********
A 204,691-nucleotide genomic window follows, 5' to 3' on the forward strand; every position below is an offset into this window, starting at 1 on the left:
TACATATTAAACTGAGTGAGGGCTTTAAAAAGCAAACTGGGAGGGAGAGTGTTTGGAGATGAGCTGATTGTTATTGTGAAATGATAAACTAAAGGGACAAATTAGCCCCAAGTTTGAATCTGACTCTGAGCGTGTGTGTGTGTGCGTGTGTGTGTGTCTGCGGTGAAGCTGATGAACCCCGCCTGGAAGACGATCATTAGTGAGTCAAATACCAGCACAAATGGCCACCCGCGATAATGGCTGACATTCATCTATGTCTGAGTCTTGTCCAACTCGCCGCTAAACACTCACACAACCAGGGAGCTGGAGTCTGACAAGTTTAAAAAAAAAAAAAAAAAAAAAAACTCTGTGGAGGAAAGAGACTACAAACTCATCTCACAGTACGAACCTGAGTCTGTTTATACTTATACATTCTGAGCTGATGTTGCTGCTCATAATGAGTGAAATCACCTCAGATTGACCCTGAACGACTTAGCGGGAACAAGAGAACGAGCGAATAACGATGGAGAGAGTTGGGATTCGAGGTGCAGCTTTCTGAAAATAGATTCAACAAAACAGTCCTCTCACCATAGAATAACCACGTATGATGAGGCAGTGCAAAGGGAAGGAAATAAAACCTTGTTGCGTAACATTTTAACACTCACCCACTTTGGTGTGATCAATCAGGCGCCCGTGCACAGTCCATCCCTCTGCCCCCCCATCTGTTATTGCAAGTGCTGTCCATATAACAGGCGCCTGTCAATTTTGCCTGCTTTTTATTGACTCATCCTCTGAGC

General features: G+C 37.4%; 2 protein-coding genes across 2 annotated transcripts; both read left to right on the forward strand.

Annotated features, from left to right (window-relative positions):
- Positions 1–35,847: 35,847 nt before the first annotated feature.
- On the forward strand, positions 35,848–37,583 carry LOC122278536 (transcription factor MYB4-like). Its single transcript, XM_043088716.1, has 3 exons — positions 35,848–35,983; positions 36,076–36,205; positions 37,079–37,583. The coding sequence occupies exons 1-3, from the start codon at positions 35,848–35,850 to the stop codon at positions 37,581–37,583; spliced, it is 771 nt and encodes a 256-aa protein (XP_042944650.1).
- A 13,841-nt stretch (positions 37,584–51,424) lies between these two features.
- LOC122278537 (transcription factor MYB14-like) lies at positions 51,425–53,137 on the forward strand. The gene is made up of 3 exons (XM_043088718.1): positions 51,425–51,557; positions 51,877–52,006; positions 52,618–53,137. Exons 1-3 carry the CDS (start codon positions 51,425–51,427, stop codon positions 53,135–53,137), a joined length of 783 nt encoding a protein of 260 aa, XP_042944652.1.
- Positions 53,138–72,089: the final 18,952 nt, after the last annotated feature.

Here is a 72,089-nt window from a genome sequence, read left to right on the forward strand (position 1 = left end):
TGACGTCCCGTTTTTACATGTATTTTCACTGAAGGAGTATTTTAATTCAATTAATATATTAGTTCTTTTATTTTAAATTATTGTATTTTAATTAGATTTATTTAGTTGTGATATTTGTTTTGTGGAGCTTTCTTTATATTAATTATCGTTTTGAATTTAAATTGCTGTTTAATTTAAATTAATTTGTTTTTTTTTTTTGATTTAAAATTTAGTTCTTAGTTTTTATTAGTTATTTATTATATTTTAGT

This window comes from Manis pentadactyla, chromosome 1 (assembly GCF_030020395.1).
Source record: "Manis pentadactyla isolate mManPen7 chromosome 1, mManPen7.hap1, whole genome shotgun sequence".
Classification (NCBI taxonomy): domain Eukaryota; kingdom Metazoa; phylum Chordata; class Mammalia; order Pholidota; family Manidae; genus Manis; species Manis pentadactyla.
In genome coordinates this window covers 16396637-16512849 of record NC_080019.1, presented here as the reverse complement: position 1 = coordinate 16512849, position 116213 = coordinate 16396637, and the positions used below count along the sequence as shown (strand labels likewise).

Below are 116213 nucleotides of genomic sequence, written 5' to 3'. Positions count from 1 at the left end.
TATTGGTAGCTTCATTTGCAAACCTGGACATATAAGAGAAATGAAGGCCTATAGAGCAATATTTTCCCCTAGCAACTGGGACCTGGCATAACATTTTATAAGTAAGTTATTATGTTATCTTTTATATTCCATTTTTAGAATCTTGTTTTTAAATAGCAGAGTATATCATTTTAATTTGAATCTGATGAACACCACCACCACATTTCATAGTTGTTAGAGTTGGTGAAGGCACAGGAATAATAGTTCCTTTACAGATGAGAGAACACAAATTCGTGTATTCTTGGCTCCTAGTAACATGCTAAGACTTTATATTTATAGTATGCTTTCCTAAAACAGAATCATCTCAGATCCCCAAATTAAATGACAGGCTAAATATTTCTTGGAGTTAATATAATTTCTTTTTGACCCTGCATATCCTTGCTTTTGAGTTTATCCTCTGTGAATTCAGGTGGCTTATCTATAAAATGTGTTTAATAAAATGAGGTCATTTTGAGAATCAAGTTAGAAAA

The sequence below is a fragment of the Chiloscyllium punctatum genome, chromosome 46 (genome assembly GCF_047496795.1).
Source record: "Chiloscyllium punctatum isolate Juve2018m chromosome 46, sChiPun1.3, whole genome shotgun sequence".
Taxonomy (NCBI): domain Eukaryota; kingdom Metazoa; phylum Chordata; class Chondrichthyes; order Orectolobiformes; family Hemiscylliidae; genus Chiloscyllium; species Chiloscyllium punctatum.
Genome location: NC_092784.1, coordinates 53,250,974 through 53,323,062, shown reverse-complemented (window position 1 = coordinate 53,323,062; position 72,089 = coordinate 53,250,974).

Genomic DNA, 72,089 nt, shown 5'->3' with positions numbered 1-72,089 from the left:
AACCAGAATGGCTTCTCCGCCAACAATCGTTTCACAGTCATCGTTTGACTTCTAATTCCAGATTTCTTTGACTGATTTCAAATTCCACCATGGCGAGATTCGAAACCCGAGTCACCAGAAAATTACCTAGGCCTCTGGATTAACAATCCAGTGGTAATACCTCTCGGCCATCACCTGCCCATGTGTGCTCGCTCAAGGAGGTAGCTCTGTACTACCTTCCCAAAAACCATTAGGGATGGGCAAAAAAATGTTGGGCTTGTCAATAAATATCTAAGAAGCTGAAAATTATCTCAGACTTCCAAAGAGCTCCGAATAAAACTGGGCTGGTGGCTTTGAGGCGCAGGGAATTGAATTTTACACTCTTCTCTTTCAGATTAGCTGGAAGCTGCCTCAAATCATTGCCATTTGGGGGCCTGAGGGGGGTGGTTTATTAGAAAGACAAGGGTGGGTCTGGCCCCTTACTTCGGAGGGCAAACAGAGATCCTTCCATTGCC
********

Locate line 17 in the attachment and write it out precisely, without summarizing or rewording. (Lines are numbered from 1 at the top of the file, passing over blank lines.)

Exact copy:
TATTGGTAGCTTCATTTGCAAACCTGGACATATAAGAGAAATGAAGGCCTATAGAGCAATATTTTCCCCTAGCAACTGGGACCTGGCATAACATTTTATAAGTAAGTTATTATGTTATCTTTTATATTCCATTTTTAGAATCTTGTTTTTAAATAGCAGAGTATATCATTTTAATTTGAATCTGATGAACACCACCACCACATTTCATAGTTGTTAGAGTTGGTGAAGGCACAGGAATAATAGTTCCTTTACAGATGAGAGAACACAAATTCGTGTATTCTTGGCTCCTAGTAACATGCTAAGACTTTATATTTATAGTATGCTTTCCTAAAACAGAATCATCTCAGATCCCCAAATTAAATGACAGGCTAAATATTTCTTGGAGTTAATATAATTTCTTTTTGACCCTGCATATCCTTGCTTTTGAGTTTATCCTCTGTGAATTCAGGTGGCTTATCTATAAAATGTGTTTAATAAAATGAGGTCATTTTGAGAATCAAGTTAGAAAA